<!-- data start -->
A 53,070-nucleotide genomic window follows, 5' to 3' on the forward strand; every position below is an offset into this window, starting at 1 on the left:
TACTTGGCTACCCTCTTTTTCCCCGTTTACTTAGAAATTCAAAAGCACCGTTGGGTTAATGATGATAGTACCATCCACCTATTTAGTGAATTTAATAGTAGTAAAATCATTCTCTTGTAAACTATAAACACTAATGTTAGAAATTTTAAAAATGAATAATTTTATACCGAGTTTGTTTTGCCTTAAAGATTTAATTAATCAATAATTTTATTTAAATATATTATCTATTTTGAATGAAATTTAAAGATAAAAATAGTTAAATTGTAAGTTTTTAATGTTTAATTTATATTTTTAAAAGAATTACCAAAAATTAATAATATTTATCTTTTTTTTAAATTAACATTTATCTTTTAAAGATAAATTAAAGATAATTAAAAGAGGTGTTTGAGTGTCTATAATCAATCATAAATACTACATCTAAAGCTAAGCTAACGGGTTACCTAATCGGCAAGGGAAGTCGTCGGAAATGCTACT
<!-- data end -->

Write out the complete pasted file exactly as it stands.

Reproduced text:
A 53,070-nucleotide genomic window follows, 5' to 3' on the forward strand; every position below is an offset into this window, starting at 1 on the left:
TACTTGGCTACCCTCTTTTTCCCCGTTTACTTAGAAATTCAAAAGCACCGTTGGGTTAATGATGATAGTACCATCCACCTATTTAGTGAATTTAATAGTAGTAAAATCATTCTCTTGTAAACTATAAACACTAATGTTAGAAATTTTAAAAATGAATAATTTTATACCGAGTTTGTTTTGCCTTAAAGATTTAATTAATCAATAATTTTATTTAAATATATTATCTATTTTGAATGAAATTTAAAGATAAAAATAGTTAAATTGTAAGTTTTTAATGTTTAATTTATATTTTTAAAAGAATTACCAAAAATTAATAATATTTATCTTTTTTTTAAATTAACATTTATCTTTTAAAGATAAATTAAAGATAATTAAAAGAGGTGTTTGAGTGTCTATAATCAATCATAAATACTACATCTAAAGCTAAGCTAACGGGTTACCTAATCGGCAAGGGAAGTCGTCGGAAATGCTACT